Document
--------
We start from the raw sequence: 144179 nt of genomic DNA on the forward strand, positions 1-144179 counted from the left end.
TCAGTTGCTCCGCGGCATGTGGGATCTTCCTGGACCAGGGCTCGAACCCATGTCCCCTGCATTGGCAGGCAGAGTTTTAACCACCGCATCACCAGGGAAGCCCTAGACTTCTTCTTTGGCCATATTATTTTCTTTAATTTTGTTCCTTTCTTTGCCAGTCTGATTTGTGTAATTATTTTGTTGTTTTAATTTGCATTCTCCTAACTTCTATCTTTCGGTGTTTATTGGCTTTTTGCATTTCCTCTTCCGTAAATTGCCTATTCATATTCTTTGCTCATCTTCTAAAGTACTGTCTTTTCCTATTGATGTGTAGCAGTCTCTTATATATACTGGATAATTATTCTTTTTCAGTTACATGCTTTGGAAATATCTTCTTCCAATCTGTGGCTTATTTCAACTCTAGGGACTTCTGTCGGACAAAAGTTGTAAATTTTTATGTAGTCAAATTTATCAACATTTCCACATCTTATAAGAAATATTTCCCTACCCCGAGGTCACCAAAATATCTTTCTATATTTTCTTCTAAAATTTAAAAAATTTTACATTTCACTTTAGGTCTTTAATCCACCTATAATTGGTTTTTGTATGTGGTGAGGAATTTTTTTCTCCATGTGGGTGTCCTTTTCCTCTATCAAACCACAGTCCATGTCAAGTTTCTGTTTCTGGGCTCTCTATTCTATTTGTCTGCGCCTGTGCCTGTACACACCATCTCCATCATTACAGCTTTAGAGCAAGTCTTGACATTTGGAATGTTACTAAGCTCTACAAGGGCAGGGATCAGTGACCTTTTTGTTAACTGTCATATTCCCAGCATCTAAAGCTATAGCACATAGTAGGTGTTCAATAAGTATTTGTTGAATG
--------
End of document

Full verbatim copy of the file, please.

We start from the raw sequence: 144179 nt of genomic DNA on the forward strand, positions 1-144179 counted from the left end.
TCAGTTGCTCCGCGGCATGTGGGATCTTCCTGGACCAGGGCTCGAACCCATGTCCCCTGCATTGGCAGGCAGAGTTTTAACCACCGCATCACCAGGGAAGCCCTAGACTTCTTCTTTGGCCATATTATTTTCTTTAATTTTGTTCCTTTCTTTGCCAGTCTGATTTGTGTAATTATTTTGTTGTTTTAATTTGCATTCTCCTAACTTCTATCTTTCGGTGTTTATTGGCTTTTTGCATTTCCTCTTCCGTAAATTGCCTATTCATATTCTTTGCTCATCTTCTAAAGTACTGTCTTTTCCTATTGATGTGTAGCAGTCTCTTATATATACTGGATAATTATTCTTTTTCAGTTACATGCTTTGGAAATATCTTCTTCCAATCTGTGGCTTATTTCAACTCTAGGGACTTCTGTCGGACAAAAGTTGTAAATTTTTATGTAGTCAAATTTATCAACATTTCCACATCTTATAAGAAATATTTCCCTACCCCGAGGTCACCAAAATATCTTTCTATATTTTCTTCTAAAATTTAAAAAATTTTACATTTCACTTTAGGTCTTTAATCCACCTATAATTGGTTTTTGTATGTGGTGAGGAATTTTTTTCTCCATGTGGGTGTCCTTTTCCTCTATCAAACCACAGTCCATGTCAAGTTTCTGTTTCTGGGCTCTCTATTCTATTTGTCTGCGCCTGTGCCTGTACACACCATCTCCATCATTACAGCTTTAGAGCAAGTCTTGACATTTGGAATGTTACTAAGCTCTACAAGGGCAGGGATCAGTGACCTTTTTGTTAACTGTCATATTCCCAGCATCTAAAGCTATAGCACATAGTAGGTGTTCAATAAGTATTTGTTGAATG